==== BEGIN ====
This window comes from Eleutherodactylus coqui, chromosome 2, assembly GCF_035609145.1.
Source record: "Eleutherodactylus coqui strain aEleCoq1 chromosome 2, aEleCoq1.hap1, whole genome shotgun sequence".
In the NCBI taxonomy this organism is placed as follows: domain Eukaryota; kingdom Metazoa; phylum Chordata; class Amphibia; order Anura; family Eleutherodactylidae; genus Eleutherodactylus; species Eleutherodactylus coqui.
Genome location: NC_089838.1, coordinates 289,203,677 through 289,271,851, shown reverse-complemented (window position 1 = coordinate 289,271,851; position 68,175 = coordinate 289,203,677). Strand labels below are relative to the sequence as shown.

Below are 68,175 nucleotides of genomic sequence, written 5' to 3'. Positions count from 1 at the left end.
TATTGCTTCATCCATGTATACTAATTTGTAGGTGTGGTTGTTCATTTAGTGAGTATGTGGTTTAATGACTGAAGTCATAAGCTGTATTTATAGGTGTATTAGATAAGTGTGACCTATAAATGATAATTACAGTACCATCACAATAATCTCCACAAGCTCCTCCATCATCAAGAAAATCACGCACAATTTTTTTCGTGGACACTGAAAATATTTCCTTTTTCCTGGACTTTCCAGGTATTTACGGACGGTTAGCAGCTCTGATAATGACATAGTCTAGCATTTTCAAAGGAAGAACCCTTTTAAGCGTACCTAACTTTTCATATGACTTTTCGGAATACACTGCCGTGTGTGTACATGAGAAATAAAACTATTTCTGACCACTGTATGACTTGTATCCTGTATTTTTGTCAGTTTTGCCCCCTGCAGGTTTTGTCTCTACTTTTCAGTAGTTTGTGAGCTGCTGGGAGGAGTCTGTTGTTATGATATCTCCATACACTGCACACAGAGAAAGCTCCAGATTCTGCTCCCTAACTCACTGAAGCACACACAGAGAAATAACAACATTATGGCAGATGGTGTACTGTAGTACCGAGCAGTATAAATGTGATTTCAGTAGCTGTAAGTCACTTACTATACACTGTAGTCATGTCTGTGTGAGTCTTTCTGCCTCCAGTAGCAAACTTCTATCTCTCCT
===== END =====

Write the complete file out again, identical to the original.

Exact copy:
This window comes from Eleutherodactylus coqui, chromosome 2, assembly GCF_035609145.1.
Source record: "Eleutherodactylus coqui strain aEleCoq1 chromosome 2, aEleCoq1.hap1, whole genome shotgun sequence".
In the NCBI taxonomy this organism is placed as follows: domain Eukaryota; kingdom Metazoa; phylum Chordata; class Amphibia; order Anura; family Eleutherodactylidae; genus Eleutherodactylus; species Eleutherodactylus coqui.
Genome location: NC_089838.1, coordinates 289,203,677 through 289,271,851, shown reverse-complemented (window position 1 = coordinate 289,271,851; position 68,175 = coordinate 289,203,677). Strand labels below are relative to the sequence as shown.

Below are 68,175 nucleotides of genomic sequence, written 5' to 3'. Positions count from 1 at the left end.
TATTGCTTCATCCATGTATACTAATTTGTAGGTGTGGTTGTTCATTTAGTGAGTATGTGGTTTAATGACTGAAGTCATAAGCTGTATTTATAGGTGTATTAGATAAGTGTGACCTATAAATGATAATTACAGTACCATCACAATAATCTCCACAAGCTCCTCCATCATCAAGAAAATCACGCACAATTTTTTTCGTGGACACTGAAAATATTTCCTTTTTCCTGGACTTTCCAGGTATTTACGGACGGTTAGCAGCTCTGATAATGACATAGTCTAGCATTTTCAAAGGAAGAACCCTTTTAAGCGTACCTAACTTTTCATATGACTTTTCGGAATACACTGCCGTGTGTGTACATGAGAAATAAAACTATTTCTGACCACTGTATGACTTGTATCCTGTATTTTTGTCAGTTTTGCCCCCTGCAGGTTTTGTCTCTACTTTTCAGTAGTTTGTGAGCTGCTGGGAGGAGTCTGTTGTTATGATATCTCCATACACTGCACACAGAGAAAGCTCCAGATTCTGCTCCCTAACTCACTGAAGCACACACAGAGAAATAACAACATTATGGCAGATGGTGTACTGTAGTACCGAGCAGTATAAATGTGATTTCAGTAGCTGTAAGTCACTTACTATACACTGTAGTCATGTCTGTGTGAGTCTTTCTGCCTCCAGTAGCAAACTTCTATCTCTCCT